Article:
Community members learn how music helps with memory loss
Gila River Indian News
Nearly three dozen Gila River Indian Community members attended a presentation from 9-10:30 a.m. on Aug. 31 at the District 3 Multi-Purpose Building to help those caring for or living with someone with Alzheimer’s disease.
The Elderly Concerns group assisted by the Elderly Services Caregiver program (ESCP) in Gila River hosted the event in partnership with the Inter Tribal Council of Arizona (ITCA), Inc. With the number of American Indian and Alaskan Native elderly expected to triple over the next three decades, there’s an increasing interest in supporting and assisting those living with Alzheimer’s disease.
The guest speaker was Heather Mulder, associate director of outreach research at Banner Alzheimer’s Institute (BAI) as a part of the Alzheimer’s Disease Program Initiative (ADPI) covering Dementia Capability in Indian Country. She gave everyone a complimentary “Walk with Me” CD and discussed how to use music to connect with and support someone with memory loss.
The 12-track CD reflects Native American culture and features artists such as R. Carlos Nakai, Cliff Sarde, Aaron White and Kelvin Bizahaloni.
“Those of you who know someone with Alzheimer’s disease, one of the first things you learn is: Be adaptable,” Mulder said. “You have to constantly be creative when you’re caring about someone and taking care of someone that has dementia.”
Mulder defined dementia and how to recognize it. She also explained how music can be used creatively to help individuals with their daily functions.
“Throughout our days we put on music for ourselves to help distract us, to help motivate us and to take us to a different time of our lives,” Mulder said. “We can do that with people with dementia, too.”
She explained how the 12 song CD “Walk with Me” can help with communication, attention, movement and self-care for those with dementia.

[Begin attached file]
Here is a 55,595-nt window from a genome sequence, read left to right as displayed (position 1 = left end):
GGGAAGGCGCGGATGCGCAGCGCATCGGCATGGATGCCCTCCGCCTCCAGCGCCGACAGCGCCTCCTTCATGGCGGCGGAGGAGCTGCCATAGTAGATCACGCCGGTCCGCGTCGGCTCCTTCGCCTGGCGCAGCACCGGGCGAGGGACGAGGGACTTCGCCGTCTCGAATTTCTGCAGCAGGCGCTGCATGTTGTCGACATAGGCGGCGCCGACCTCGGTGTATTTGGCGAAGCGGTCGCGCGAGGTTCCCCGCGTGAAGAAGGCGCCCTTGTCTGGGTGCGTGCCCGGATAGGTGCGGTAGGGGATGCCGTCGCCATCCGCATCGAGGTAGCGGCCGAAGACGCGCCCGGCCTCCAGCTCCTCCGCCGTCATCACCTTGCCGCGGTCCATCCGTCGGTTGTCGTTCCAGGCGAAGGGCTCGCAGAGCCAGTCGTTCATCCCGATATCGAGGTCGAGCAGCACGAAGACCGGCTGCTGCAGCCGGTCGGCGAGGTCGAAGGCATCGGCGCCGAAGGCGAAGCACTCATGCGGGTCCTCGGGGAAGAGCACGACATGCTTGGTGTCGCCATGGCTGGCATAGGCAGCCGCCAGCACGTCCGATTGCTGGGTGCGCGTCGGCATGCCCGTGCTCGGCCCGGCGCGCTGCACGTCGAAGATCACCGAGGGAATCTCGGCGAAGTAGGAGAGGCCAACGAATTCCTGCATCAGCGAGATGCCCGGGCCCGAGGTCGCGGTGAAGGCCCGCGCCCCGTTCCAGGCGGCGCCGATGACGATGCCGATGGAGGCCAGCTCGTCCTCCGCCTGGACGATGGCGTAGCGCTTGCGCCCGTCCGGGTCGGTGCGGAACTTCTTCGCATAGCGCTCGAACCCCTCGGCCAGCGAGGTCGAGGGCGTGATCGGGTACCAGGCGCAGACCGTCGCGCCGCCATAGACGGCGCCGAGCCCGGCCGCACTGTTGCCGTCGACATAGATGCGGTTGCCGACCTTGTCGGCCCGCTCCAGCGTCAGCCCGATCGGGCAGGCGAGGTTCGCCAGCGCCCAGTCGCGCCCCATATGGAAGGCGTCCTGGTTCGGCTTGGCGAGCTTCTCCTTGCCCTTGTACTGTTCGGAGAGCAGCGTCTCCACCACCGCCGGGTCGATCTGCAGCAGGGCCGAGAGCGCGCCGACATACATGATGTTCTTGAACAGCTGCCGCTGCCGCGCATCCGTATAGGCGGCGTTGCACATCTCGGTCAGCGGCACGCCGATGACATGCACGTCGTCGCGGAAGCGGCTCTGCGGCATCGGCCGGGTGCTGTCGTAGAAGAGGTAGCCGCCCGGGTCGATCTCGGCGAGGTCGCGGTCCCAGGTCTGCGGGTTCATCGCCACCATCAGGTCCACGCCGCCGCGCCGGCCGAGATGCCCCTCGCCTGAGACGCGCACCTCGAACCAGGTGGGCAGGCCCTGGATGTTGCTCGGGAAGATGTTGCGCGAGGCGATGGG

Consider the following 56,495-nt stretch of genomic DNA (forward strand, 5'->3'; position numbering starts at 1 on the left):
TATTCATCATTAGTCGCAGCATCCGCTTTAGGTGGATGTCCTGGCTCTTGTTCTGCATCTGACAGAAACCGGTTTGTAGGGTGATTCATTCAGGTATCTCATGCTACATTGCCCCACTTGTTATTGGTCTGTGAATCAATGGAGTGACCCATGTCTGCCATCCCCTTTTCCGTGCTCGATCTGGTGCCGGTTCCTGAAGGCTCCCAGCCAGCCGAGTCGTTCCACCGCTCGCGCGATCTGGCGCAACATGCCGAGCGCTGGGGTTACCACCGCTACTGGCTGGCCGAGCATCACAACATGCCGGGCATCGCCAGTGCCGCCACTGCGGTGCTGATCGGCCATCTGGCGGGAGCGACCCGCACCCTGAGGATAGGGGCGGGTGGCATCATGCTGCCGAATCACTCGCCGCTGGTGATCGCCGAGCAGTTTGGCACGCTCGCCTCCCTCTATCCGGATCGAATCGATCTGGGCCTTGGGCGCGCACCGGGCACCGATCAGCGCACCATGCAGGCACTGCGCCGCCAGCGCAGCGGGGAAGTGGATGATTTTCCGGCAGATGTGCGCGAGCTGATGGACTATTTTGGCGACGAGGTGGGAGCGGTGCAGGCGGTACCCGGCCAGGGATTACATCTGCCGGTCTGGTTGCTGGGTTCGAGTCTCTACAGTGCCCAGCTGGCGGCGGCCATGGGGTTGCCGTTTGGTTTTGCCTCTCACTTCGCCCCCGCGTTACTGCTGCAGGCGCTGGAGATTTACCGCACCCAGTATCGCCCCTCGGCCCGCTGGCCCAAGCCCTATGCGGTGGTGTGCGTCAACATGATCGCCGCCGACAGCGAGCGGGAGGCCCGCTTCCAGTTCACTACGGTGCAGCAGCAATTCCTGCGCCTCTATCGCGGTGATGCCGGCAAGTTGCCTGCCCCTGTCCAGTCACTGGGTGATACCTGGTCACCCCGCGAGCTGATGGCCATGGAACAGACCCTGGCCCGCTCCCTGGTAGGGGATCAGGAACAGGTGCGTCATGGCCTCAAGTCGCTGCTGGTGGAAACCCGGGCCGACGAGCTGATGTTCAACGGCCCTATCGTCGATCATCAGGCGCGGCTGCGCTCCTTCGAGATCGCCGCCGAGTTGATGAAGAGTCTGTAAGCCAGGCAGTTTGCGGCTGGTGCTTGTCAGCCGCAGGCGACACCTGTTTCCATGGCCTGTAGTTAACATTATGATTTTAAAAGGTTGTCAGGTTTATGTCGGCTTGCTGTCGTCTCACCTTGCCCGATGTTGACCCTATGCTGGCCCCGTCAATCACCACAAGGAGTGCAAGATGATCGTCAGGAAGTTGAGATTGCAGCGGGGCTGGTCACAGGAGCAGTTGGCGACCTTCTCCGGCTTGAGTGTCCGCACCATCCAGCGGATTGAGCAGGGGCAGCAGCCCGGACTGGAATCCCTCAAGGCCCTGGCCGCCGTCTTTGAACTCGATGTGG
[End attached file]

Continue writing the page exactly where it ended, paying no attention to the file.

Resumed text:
“Dementia is a disease that nobody wants to talk about, but we are trying to bring it out to the public more,” said Elderly Services Caregiver Program Coordinator Regina Antone, District 4. She added that Mulder’s presentation emphasized “what signs to look for, how to be compassionate and how to work slowly with someone with dementia.”
Antone said there has been a rise in interest concerning Alzheimer’s from Community elders and caregivers. She also mentioned that the program had a great turnout among other neighboring tribes.
Linda Andrews, District 4, attended the Alzheimer’s presentation and said she learned how the influence of music can restore the interpersonal connection between her and a loved one with dementia.
“It’s a subject that a lot of people are dealing with but just don’t know how to approach it,” Andrews said. “How to ask questions that are going to help them as caregivers and for the person that may have dementia, and how to deal with it, because it’s hard to watch your loved ones go through this.”
Carol Schruz, District 2, said the topic was personal to her. A loved one had dementia and passed away, and she wants to prepare herself and her family for the possibility that she might have it someday.
“As part of the aging process, this is important to begin to prepare yourself for what may or may not occur,” Schruz said.
For more information about GRIC’s elderly services caregiver program, call (520) 562-5232. To order the “Walk with Me” CD, email BAIFCS@bannerhealth.com.